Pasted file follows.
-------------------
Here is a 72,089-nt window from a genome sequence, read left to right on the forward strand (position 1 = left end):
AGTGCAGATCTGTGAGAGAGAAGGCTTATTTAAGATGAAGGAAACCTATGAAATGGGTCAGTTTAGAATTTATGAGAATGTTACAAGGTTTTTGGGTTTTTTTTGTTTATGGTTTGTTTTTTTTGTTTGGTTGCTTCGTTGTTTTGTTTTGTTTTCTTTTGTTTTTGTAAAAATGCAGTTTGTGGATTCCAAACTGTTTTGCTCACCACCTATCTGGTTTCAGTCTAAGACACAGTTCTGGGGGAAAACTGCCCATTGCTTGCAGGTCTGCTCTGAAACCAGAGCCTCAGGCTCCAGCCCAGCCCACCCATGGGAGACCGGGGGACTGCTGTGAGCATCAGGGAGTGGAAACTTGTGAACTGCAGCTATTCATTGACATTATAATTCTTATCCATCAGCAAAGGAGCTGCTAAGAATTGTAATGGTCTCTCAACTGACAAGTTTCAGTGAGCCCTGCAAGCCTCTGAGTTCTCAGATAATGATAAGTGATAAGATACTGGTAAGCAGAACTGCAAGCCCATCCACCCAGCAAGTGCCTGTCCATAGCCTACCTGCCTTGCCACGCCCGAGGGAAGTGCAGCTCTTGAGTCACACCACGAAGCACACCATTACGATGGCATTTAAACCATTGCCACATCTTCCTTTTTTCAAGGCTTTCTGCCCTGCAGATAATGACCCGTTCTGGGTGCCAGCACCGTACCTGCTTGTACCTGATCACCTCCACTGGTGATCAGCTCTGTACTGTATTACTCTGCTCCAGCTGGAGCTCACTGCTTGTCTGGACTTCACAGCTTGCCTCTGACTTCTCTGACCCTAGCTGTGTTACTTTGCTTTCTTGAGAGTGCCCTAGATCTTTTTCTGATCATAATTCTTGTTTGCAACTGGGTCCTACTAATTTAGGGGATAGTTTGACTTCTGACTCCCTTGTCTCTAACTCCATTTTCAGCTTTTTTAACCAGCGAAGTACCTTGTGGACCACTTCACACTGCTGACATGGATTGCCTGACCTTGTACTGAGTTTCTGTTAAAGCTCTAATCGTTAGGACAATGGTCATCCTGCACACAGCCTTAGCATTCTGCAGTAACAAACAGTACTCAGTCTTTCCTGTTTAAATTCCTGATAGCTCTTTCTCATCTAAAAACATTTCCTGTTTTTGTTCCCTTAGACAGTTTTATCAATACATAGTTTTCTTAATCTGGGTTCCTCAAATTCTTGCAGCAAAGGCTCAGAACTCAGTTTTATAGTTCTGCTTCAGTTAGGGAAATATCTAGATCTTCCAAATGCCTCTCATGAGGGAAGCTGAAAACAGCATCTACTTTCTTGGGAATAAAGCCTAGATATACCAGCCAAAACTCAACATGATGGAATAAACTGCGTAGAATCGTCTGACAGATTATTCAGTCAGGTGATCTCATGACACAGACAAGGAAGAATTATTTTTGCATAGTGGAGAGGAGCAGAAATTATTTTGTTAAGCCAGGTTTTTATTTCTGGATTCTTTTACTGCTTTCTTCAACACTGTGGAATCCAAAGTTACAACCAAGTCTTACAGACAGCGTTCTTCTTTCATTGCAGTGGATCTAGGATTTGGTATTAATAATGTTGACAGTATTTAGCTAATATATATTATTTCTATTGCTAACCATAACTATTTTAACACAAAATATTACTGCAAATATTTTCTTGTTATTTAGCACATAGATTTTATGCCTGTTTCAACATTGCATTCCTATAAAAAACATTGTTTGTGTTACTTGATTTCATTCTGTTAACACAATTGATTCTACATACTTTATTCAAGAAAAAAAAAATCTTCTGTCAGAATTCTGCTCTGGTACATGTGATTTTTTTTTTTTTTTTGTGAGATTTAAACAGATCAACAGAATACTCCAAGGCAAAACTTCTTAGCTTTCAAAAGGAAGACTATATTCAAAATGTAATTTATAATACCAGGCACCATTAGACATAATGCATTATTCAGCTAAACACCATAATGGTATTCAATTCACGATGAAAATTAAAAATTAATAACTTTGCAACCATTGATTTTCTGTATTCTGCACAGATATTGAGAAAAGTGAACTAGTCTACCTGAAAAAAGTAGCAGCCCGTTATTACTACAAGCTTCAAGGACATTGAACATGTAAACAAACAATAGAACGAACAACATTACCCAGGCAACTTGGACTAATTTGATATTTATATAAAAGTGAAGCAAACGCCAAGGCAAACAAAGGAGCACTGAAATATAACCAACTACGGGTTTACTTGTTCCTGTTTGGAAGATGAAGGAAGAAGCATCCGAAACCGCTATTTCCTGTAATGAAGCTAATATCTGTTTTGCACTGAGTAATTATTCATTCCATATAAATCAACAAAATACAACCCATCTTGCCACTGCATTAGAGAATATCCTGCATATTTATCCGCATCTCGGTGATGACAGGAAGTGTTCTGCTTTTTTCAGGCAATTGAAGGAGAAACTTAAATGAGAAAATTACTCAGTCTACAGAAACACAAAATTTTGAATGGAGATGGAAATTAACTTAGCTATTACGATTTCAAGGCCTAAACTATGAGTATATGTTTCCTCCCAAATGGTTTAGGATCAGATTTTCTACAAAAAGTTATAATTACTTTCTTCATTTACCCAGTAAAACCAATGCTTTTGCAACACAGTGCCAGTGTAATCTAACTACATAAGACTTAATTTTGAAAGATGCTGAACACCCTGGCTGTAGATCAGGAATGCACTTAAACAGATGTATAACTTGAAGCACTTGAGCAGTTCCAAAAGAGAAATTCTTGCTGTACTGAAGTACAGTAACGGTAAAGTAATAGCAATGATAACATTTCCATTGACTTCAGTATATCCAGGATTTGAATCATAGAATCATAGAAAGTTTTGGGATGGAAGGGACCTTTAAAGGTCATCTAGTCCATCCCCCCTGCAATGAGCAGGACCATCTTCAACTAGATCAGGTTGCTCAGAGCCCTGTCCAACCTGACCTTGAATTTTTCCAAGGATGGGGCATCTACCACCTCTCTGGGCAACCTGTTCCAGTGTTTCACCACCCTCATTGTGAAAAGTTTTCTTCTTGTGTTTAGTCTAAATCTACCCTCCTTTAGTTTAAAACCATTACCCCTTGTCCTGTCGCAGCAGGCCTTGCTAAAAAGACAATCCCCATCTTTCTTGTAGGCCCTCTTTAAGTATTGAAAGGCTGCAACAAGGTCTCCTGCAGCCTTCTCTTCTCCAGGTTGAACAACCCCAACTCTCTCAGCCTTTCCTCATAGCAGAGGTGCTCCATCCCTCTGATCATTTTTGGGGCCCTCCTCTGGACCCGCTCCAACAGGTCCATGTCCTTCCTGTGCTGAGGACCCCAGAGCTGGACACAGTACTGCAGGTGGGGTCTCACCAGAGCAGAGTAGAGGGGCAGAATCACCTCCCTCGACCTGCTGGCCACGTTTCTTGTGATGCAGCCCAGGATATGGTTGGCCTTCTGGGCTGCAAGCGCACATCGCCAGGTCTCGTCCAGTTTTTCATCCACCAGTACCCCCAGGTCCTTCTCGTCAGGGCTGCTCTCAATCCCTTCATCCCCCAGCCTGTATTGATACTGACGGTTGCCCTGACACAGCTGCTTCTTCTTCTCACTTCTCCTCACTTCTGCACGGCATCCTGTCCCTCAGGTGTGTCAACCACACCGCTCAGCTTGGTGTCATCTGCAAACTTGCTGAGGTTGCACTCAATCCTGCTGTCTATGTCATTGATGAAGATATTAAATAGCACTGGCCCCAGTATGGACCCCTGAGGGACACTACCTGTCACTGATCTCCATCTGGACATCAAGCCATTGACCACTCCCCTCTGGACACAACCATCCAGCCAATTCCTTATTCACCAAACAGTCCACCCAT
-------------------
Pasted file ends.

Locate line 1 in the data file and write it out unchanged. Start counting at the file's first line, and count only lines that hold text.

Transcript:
Here is a 72,089-nt window from a genome sequence, read left to right on the forward strand (position 1 = left end):